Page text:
Ted answers questions about music, politics, and where his recent bear-hunting expeditions have taken him! Check it out below.
Ted Nugent still loves to make the fur fly
By Lee Zimmerman
At age 61, Ted Nugent still bears a remarkable resemblance to the manic guitar slinger he portrayed in his younger days, a man still bristling with the unrelenting energy and the unrepentant attitude that became his signature style.
Although he got his start with the Amboy Dukes in the heady era of ’60s psychedelia, he’s only been aligned with one other outfit since — the heavy metal, heavy-handed super group Damn Yankees (which also featured Jack Blades, Tommy Shaw and Michael Cartellone). Indeed, for the most part it’s been his string of solo albums that have most effectively documented his grit and defiance.
His latest tour — tellingly titled “Trample the Weak, Hurdle the Dead” — suggests that even as he approaches the age of eligibility for Social Security, the so-called Motor City Madman isn’t about to mellow. Indeed, his love of weaponry and outspoken support of the National Rifle Association continue unabated, and his conservative views often make the right-wing radio crowd — Rush Limbaugh, Glenn Beck etc. — seem like liberal ideologues by comparison.
Not surprisingly then, The Nuge was first off to a bear-hunting expedition prior to embarking on what promised to be an equally killer tour. Happily, he allowed Goldmine a few minutes to chat with him prior to his departure …
You’ve always veered away from the norm in terms of the usual rock ’n’ roll lifestyle — you don’t do drugs, you’re unabashedly pro guns and seemingly conservative in your political beliefs. What’s more, you’ve never really won a whole lot of praise from the critics. How has this apparent estrangement from the rest of the rock community felt to you?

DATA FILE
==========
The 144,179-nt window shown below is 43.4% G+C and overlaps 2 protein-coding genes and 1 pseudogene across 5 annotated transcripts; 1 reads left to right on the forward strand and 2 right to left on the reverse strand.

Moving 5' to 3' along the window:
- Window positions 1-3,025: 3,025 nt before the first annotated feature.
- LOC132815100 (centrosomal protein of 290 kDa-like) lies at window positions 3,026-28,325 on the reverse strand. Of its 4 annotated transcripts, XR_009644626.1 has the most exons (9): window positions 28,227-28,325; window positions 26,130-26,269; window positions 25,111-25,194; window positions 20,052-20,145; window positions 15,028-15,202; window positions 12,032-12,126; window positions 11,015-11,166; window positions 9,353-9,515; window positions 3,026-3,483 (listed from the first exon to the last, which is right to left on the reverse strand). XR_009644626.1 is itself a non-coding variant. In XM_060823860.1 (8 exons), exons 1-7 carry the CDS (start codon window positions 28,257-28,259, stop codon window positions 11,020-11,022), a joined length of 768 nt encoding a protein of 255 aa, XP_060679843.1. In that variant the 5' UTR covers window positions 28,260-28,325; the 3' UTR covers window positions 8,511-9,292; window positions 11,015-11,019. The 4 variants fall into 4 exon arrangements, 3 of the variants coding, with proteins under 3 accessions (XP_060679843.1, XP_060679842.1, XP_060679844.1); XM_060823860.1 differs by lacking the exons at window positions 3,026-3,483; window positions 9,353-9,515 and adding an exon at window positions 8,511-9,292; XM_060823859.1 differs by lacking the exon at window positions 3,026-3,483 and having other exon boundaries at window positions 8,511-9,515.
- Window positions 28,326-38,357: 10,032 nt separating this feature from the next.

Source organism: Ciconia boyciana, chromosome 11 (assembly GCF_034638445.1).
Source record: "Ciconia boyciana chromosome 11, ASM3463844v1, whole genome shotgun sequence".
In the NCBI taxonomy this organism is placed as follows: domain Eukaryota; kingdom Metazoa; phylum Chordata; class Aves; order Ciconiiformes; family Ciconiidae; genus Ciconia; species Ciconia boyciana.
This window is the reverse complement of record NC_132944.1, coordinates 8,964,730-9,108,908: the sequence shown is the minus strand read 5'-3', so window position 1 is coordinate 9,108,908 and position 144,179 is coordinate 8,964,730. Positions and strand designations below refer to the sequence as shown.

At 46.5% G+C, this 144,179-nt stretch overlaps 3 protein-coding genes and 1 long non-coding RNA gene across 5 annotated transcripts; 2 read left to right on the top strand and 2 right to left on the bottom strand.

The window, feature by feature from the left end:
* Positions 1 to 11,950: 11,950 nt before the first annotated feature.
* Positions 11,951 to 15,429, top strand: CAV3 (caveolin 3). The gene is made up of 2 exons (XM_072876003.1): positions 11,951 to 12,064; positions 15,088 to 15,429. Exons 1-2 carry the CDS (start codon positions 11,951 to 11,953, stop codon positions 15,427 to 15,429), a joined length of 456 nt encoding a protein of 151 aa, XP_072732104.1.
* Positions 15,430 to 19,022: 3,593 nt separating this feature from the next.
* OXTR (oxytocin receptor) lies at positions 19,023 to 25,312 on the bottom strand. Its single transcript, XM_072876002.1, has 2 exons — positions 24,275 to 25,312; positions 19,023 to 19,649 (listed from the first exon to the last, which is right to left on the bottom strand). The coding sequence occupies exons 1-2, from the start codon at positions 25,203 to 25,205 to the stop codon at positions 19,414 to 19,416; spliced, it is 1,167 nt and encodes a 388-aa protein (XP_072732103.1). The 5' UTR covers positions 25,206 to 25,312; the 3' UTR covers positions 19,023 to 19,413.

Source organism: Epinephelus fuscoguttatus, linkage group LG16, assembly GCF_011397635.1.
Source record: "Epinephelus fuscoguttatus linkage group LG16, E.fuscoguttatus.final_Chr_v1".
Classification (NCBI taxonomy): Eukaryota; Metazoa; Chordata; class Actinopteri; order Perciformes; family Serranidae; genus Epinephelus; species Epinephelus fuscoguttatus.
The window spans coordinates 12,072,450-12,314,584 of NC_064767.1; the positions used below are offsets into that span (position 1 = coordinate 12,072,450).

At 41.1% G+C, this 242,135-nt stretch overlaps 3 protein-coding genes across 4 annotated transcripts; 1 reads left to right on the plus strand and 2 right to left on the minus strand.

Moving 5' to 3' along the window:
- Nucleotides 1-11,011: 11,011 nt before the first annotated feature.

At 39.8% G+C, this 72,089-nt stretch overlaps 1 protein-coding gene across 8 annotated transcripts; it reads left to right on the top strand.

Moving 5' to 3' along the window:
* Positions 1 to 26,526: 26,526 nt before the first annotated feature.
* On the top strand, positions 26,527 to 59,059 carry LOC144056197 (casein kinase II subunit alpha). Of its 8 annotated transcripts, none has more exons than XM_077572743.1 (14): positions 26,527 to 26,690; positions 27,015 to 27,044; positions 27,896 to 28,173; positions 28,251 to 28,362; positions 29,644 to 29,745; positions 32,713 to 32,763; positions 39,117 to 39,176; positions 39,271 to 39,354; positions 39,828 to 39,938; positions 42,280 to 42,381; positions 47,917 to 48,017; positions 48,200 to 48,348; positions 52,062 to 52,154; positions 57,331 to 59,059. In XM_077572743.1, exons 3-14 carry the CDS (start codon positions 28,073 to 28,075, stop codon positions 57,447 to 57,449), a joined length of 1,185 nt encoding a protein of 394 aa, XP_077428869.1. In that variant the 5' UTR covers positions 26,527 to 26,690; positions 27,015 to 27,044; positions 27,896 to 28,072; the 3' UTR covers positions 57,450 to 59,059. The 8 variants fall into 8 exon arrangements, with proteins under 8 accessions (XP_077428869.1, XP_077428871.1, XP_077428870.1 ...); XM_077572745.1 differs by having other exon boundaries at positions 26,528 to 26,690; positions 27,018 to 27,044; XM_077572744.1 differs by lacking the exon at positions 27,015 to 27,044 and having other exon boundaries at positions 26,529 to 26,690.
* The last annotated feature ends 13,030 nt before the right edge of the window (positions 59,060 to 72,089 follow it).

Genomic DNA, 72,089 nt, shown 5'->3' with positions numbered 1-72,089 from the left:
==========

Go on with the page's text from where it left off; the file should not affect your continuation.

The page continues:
Ted Nugent: I’ve never felt any estrangement from anyone of merit. My time with great musicians has always been very positive, and I have been treated very respectfully, especially in jam sessions with Jimi Hendrix, Rick Derringer, Johnny and Edgar Winters, B.B. King, ZZ Top, Cheap Trick, Heart, AC/DC, Aerosmith, Kiss and so many others. I am good friends with Sammy Hagar, Kid Rock, Toby Keith, John Rich, Steven Tyler, Joe Perry and many other gifted and talented fellow musicians. I’ve been having the time of my life brutalizing my guitar for more than 50 years now, and having more fun and creating more intense music in 2010 than ever in my life. The positives obliterate the negatives and its getting better all the time. “Trample the Weak, Hurdle the Dead” will be the most outrageous rock out of my life. Know it.
Detroit has been such a hotbed of great music for the past 50 years — you, the Stooges, the MC5, Bob Seger and the Motown sound all hail from Motor City. Is there still a tight musical community there that you’re a part of? And why do you think Detroit has had such an impact on popular music?
Nugent: Amen! The mighty Motor City has gushed energy, soul, piss and vinegar forever. Mitch Ryder and The Detroit Wheels, Billy Lee, Johnny Badanjek, Jimmy McCarty, Earl Elliot and Joe Kubrik laid down the gauntlet for high-energy, ultra-tight, defiant R&B and rock ’n’ roll for all of us way back then. By the time we were exposed to the mighty Funk Brothers of Motown, we knew we had to be absolute animals on our instruments or forget about it. That pride and spirit is alive and well today with Kid Rock, Eminem, Jack White and a whole gaggle of intense, defiant rockers all over Michigan. I am their godfather and proud of it.
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